By David Lumb
Google’s acquired Fitbit, without the go-ahead from US and Australian watchdogs
(Image credit: Ida Blix)
Google has announced it’s finally acquired Fitbit via dual press releases, closing a long process that went public in November 2019. Both companies allegedly agreed on the announcement despite the US Department of Justice not rendering a final decision on the acquisition’s potential for antitrust violations.
Yet the DOJ has reportedly countered that its investigation is ongoing, according to a statement sent to several publications, here quoted from Android Police:
“The Antitrust Division’s investigation of Google’s acquisition of Fitbit remains ongoing. Although the Division has not reached a final decision about whether to pursue an enforcement action, the Division continues to investigate whether Google’s acquisition of Fitbit may harm competition and consumers in the United States. The Division remains committed to conducting this review as thoroughly, efficiently, and expeditiously as possible.”
Google reportedly maintains that both companies have gotten implicit approval after complying with the DOJ for the previous 14 months, and after the waiting period expired without strict objection from the DOJ, went ahead with its joint announcement about Fitbit’s acquisition success.
It’s unclear for now whether the DOJ will step in to keep Google from finally folding in Fitbit. Google got the European Commission’s approval for the acquisition back in December, but it still has Australia’s regulators to please, which set a new decision date of March 25, 2021. Each body’s investigation concerns the antitrust effects of how the acquisition could limit competition, and it’s not certain how Google’s and Fitbit’s triumphant announcements today reflect these ongoing inquiries.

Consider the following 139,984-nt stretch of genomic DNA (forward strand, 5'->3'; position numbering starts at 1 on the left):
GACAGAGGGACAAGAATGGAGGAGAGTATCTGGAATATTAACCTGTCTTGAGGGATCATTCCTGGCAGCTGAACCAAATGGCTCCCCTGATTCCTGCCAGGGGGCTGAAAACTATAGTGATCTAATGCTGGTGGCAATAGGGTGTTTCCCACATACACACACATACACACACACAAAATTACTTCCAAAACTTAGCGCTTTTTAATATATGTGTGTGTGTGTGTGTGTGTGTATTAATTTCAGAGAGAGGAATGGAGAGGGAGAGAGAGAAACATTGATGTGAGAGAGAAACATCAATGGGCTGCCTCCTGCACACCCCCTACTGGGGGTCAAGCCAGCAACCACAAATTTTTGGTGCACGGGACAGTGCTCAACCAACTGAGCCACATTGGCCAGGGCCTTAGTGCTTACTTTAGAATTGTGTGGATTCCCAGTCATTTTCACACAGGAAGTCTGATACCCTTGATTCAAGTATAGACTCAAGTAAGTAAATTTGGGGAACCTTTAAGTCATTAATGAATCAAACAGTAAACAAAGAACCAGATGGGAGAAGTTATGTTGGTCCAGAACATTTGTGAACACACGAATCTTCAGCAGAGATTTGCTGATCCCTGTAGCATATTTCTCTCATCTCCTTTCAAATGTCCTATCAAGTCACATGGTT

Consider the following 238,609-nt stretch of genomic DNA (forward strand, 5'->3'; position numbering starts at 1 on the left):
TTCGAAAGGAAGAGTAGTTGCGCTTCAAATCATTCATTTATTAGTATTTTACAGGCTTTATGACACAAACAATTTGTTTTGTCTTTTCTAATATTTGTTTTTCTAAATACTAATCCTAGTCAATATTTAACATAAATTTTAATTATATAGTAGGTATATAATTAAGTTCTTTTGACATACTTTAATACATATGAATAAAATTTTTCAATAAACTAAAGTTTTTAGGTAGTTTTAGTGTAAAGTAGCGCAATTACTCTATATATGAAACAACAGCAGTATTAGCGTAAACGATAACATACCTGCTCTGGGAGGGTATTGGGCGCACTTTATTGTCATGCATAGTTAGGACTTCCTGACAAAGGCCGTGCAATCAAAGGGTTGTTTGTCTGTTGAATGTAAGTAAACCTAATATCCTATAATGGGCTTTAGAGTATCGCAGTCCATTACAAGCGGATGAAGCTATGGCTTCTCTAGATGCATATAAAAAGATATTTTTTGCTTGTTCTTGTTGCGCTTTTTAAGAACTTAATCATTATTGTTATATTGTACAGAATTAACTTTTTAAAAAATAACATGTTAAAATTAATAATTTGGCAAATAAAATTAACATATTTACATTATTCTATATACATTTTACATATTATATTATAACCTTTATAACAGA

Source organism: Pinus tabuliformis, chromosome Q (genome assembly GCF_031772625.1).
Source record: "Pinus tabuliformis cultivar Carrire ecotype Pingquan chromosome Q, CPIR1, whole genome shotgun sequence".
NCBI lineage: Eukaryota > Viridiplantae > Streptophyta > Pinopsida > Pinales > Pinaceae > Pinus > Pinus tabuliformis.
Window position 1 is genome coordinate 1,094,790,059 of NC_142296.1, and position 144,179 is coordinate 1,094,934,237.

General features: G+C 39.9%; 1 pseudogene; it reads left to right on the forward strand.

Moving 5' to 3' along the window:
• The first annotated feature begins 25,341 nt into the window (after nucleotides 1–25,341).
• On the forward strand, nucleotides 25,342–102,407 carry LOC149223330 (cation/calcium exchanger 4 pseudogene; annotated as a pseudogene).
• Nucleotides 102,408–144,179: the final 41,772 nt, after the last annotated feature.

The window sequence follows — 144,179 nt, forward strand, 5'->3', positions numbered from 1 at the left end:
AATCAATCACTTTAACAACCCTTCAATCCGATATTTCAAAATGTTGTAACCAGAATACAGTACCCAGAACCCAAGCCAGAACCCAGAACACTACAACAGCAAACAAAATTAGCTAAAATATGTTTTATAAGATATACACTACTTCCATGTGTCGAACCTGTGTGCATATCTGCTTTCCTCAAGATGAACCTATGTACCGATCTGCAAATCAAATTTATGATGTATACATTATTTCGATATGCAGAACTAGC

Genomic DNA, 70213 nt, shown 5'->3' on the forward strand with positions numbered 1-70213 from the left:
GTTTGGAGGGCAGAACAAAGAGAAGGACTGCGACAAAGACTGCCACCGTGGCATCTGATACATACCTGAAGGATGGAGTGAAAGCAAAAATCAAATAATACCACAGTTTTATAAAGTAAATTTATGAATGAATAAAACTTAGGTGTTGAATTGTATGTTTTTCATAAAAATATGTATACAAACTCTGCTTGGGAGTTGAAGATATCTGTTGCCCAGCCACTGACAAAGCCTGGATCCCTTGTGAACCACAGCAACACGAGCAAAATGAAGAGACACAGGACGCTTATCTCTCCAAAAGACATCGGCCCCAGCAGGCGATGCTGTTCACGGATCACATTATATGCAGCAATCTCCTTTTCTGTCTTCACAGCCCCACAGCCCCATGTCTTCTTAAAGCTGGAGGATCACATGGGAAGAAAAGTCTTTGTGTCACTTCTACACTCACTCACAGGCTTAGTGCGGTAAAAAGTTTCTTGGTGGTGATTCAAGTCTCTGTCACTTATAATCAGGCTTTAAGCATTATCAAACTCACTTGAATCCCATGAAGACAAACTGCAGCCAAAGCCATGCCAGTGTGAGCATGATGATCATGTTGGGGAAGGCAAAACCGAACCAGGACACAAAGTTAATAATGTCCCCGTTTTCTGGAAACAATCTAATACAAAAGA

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What’s Google want with Fitbit, anyway?
Back when we first heard Google would try acquiring Fitbit, we speculated the deal would help the former build wearables with better hardware, improve its smartwatch OS, expand its fitness tracking, and oh, get a ton of data from Fitbit’s 28 million active users uploading every step and heartbeat of their workouts.
That last bit may have been a sore point in the investigations, as both companies’ press releases assure consumer data privacy: “We worked with global regulators on an approach which safeguards consumers’ privacy expectations, including a series of binding commitments that confirm Fitbit users’ health and wellness data won’t be used for Google ads and this data will be separated from other Google ads data,” Google SVP Rick Osterloh wrote in the company’s post. Fitbit CEO James Park echoed that specific assurance in his announcement as well.
What comes out of the acquisition could just be hardware. Together, Osterlah wrote, Google and Fitbit will “work closely to create new devices and services that help you enhance your knowledge, success, health and happiness”. Park noted that Google’s resources, knowledge and global platform will enable the company to “make even better products to support your health and wellness needs”.
Given the expertise of both, and the community that Fitbit has grown and retained through the acquisition, there’s a lot it and Google can do. We’ll just have to see if the DOJ and Australia’s ACCC will let them.
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